I'm 24, 150 lbs and 5'5. I've always thought my breasts were way too small for my frame. I've lost some weight (70 lbs) in the past ten years and even at my highest weight, they just filled out a B cup. My areolas are too large for my breast size and I just don't think they're shaped all that nicely. I also have polycystic ovary syndrome, which might just have messed up their development. What needs to be done? Thanks for all your help.
Do I Have Breast Hypoplasia/tubular Breasts? (photo)
Doctor Answers 13
Tubular Breasdt Deformity
Breasts come in all shapes and sizes and significant variations in breast contour are common amongst women. One of the more commonly seen breast variants is the tubular breast deformity. This is also referred to as a constricted breast deformity.
The condition occurs because of constriction of the skin at the base of the breast. This often results in herniation of the breast tissue through the areola which creates a unique breast shape.
Most of these findings aren't present in your pictures and for this reason, it's safe to say that if a tubular breast deformity is present, it's very mild at best. Instead, you have breast hypoplasia associated with enlarged areolas and breast sag.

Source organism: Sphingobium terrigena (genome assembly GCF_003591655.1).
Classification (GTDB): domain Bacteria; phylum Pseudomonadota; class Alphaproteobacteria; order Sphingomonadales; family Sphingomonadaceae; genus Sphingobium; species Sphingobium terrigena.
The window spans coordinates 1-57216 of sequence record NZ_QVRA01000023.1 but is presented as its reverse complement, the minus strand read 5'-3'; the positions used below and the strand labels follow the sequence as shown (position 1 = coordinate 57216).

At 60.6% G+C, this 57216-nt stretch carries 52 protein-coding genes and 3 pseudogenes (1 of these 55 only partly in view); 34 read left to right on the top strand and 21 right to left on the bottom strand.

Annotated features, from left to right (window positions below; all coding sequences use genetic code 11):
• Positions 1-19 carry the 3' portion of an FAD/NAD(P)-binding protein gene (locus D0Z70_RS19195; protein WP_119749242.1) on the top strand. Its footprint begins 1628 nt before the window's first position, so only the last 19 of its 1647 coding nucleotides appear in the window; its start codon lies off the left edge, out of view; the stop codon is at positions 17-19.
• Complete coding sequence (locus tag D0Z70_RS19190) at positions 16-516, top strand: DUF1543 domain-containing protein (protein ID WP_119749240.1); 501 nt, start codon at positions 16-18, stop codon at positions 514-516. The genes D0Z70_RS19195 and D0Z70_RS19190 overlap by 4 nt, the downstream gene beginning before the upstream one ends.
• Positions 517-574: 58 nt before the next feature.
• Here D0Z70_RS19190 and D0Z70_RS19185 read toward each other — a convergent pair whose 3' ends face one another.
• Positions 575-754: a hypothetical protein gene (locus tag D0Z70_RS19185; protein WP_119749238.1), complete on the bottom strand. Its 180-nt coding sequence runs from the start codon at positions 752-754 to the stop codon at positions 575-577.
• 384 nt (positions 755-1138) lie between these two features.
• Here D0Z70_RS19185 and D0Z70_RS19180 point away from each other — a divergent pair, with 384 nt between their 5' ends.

This problem can be successfully treated with combination breast augmentation/lift surgery. During this procedure, the areola size could be reduced as well.
If you're considering, correction of this problem, it's appropriate to consult a board certified plastic surgeon. This surgeon should be able to formulate a treatment plan that addresses your anatomic findings and achieves your aesthetic goals.
Do I have Tubular Breasts?
This breast condition is a developmental problem of the
breast. It may be characterized by a variety of appearances generally seen at
the time of puberty. There may be breast
underdevelopment of the breast with little or no breast tissue. There
may be deficiency of breast skin. The
breast may appear narrow, tubular, long, conical or droopy. These contours have resulted in the use of